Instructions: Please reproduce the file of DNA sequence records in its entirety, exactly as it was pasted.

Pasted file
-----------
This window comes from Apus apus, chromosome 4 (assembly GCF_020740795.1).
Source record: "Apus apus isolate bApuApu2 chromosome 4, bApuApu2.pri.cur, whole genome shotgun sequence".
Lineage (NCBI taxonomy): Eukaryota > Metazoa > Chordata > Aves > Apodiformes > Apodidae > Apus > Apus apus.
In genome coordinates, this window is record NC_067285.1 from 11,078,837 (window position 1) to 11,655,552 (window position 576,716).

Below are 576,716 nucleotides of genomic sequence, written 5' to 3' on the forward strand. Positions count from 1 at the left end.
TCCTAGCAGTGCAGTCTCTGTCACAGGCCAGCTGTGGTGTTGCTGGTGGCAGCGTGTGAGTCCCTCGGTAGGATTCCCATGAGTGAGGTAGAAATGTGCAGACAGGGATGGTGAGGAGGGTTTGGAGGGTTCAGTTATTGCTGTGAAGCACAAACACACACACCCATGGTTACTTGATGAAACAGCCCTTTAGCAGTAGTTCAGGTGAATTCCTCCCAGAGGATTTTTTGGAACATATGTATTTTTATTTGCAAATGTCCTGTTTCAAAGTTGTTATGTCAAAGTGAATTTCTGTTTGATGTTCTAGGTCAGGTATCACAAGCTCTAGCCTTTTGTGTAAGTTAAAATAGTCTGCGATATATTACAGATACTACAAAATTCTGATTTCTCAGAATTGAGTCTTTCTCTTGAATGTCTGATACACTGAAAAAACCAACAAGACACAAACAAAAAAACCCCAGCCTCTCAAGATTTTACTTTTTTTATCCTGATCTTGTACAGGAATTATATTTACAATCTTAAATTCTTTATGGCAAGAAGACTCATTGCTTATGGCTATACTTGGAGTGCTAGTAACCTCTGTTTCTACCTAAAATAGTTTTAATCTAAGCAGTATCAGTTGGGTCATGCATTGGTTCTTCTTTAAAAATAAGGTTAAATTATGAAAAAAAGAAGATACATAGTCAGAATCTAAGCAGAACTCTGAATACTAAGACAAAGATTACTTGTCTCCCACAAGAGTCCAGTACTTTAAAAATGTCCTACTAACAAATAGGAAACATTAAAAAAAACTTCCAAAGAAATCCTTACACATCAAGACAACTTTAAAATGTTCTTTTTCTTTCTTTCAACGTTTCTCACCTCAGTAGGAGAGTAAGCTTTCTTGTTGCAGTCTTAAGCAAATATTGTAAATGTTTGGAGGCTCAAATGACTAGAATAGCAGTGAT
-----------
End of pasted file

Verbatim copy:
This window comes from Apus apus, chromosome 4 (assembly GCF_020740795.1).
Source record: "Apus apus isolate bApuApu2 chromosome 4, bApuApu2.pri.cur, whole genome shotgun sequence".
Lineage (NCBI taxonomy): Eukaryota > Metazoa > Chordata > Aves > Apodiformes > Apodidae > Apus > Apus apus.
In genome coordinates, this window is record NC_067285.1 from 11,078,837 (window position 1) to 11,655,552 (window position 576,716).

Below are 576,716 nucleotides of genomic sequence, written 5' to 3' on the forward strand. Positions count from 1 at the left end.
TCCTAGCAGTGCAGTCTCTGTCACAGGCCAGCTGTGGTGTTGCTGGTGGCAGCGTGTGAGTCCCTCGGTAGGATTCCCATGAGTGAGGTAGAAATGTGCAGACAGGGATGGTGAGGAGGGTTTGGAGGGTTCAGTTATTGCTGTGAAGCACAAACACACACACCCATGGTTACTTGATGAAACAGCCCTTTAGCAGTAGTTCAGGTGAATTCCTCCCAGAGGATTTTTTGGAACATATGTATTTTTATTTGCAAATGTCCTGTTTCAAAGTTGTTATGTCAAAGTGAATTTCTGTTTGATGTTCTAGGTCAGGTATCACAAGCTCTAGCCTTTTGTGTAAGTTAAAATAGTCTGCGATATATTACAGATACTACAAAATTCTGATTTCTCAGAATTGAGTCTTTCTCTTGAATGTCTGATACACTGAAAAAACCAACAAGACACAAACAAAAAAACCCCAGCCTCTCAAGATTTTACTTTTTTTATCCTGATCTTGTACAGGAATTATATTTACAATCTTAAATTCTTTATGGCAAGAAGACTCATTGCTTATGGCTATACTTGGAGTGCTAGTAACCTCTGTTTCTACCTAAAATAGTTTTAATCTAAGCAGTATCAGTTGGGTCATGCATTGGTTCTTCTTTAAAAATAAGGTTAAATTATGAAAAAAAGAAGATACATAGTCAGAATCTAAGCAGAACTCTGAATACTAAGACAAAGATTACTTGTCTCCCACAAGAGTCCAGTACTTTAAAAATGTCCTACTAACAAATAGGAAACATTAAAAAAAACTTCCAAAGAAATCCTTACACATCAAGACAACTTTAAAATGTTCTTTTTCTTTCTTTCAACGTTTCTCACCTCAGTAGGAGAGTAAGCTTTCTTGTTGCAGTCTTAAGCAAATATTGTAAATGTTTGGAGGCTCAAATGACTAGAATAGCAGTGAT